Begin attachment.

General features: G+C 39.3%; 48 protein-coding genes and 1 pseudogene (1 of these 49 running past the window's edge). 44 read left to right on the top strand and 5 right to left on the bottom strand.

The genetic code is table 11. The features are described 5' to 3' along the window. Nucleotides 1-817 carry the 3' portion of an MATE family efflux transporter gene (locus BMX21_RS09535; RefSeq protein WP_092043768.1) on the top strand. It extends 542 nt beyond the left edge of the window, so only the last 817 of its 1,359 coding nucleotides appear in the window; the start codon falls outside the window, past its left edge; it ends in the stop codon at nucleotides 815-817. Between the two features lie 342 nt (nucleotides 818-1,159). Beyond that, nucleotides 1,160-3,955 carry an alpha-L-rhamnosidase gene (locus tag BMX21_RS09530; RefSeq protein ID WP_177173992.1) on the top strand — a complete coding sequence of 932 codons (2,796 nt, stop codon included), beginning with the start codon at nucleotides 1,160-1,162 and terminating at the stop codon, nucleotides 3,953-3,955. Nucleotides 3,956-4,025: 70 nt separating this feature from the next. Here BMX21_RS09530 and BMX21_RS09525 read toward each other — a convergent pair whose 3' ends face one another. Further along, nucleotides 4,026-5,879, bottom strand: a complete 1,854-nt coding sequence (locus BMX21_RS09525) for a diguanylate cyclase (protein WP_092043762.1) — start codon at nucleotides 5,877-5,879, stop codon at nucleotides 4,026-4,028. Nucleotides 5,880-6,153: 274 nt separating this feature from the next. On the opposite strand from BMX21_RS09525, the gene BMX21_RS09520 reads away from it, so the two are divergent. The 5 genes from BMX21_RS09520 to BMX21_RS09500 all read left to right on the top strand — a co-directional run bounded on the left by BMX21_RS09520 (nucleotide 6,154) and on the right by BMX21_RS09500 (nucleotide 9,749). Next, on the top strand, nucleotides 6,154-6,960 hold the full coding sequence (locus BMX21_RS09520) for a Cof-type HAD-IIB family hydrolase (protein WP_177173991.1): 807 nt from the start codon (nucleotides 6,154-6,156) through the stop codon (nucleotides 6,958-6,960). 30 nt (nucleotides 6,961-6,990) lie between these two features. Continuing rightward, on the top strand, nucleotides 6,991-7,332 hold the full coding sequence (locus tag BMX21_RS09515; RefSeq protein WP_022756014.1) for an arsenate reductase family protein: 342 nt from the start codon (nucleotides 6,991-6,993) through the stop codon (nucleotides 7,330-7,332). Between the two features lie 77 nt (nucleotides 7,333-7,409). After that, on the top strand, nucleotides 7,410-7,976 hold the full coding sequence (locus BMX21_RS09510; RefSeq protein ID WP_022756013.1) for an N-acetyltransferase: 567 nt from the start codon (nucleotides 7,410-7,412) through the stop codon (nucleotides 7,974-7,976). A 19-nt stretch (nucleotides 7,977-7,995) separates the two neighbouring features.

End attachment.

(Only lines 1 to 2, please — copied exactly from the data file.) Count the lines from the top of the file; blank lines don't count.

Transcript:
General features: G+C 39.3%; 48 protein-coding genes and 1 pseudogene (1 of these 49 running past the window's edge). 44 read left to right on the top strand and 5 right to left on the bottom strand.

The genetic code is table 11. The features are described 5' to 3' along the window. Nucleotides 1-817 carry the 3' portion of an MATE family efflux transporter gene (locus BMX21_RS09535; RefSeq protein WP_092043768.1) on the top strand. It extends 542 nt beyond the left edge of the window, so only the last 817 of its 1,359 coding nucleotides appear in the window; the start codon falls outside the window, past its left edge; it ends in the stop codon at nucleotides 815-817. Between the two features lie 342 nt (nucleotides 818-1,159). Beyond that, nucleotides 1,160-3,955 carry an alpha-L-rhamnosidase gene (locus tag BMX21_RS09530; RefSeq protein ID WP_177173992.1) on the top strand — a complete coding sequence of 932 codons (2,796 nt, stop codon included), beginning with the start codon at nucleotides 1,160-1,162 and terminating at the stop codon, nucleotides 3,953-3,955. Nucleotides 3,956-4,025: 70 nt separating this feature from the next. Here BMX21_RS09530 and BMX21_RS09525 read toward each other — a convergent pair whose 3' ends face one another. Further along, nucleotides 4,026-5,879, bottom strand: a complete 1,854-nt coding sequence (locus BMX21_RS09525) for a diguanylate cyclase (protein WP_092043762.1) — start codon at nucleotides 5,877-5,879, stop codon at nucleotides 4,026-4,028. Nucleotides 5,880-6,153: 274 nt separating this feature from the next. On the opposite strand from BMX21_RS09525, the gene BMX21_RS09520 reads away from it, so the two are divergent. The 5 genes from BMX21_RS09520 to BMX21_RS09500 all read left to right on the top strand — a co-directional run bounded on the left by BMX21_RS09520 (nucleotide 6,154) and on the right by BMX21_RS09500 (nucleotide 9,749). Next, on the top strand, nucleotides 6,154-6,960 hold the full coding sequence (locus BMX21_RS09520) for a Cof-type HAD-IIB family hydrolase (protein WP_177173991.1): 807 nt from the start codon (nucleotides 6,154-6,156) through the stop codon (nucleotides 6,958-6,960). 30 nt (nucleotides 6,961-6,990) lie between these two features. Continuing rightward, on the top strand, nucleotides 6,991-7,332 hold the full coding sequence (locus tag BMX21_RS09515; RefSeq protein WP_022756014.1) for an arsenate reductase family protein: 342 nt from the start codon (nucleotides 6,991-6,993) through the stop codon (nucleotides 7,330-7,332). Between the two features lie 77 nt (nucleotides 7,333-7,409). After that, on the top strand, nucleotides 7,410-7,976 hold the full coding sequence (locus BMX21_RS09510; RefSeq protein ID WP_022756013.1) for an N-acetyltransferase: 567 nt from the start codon (nucleotides 7,410-7,412) through the stop codon (nucleotides 7,974-7,976). A 19-nt stretch (nucleotides 7,977-7,995) separates the two neighbouring features.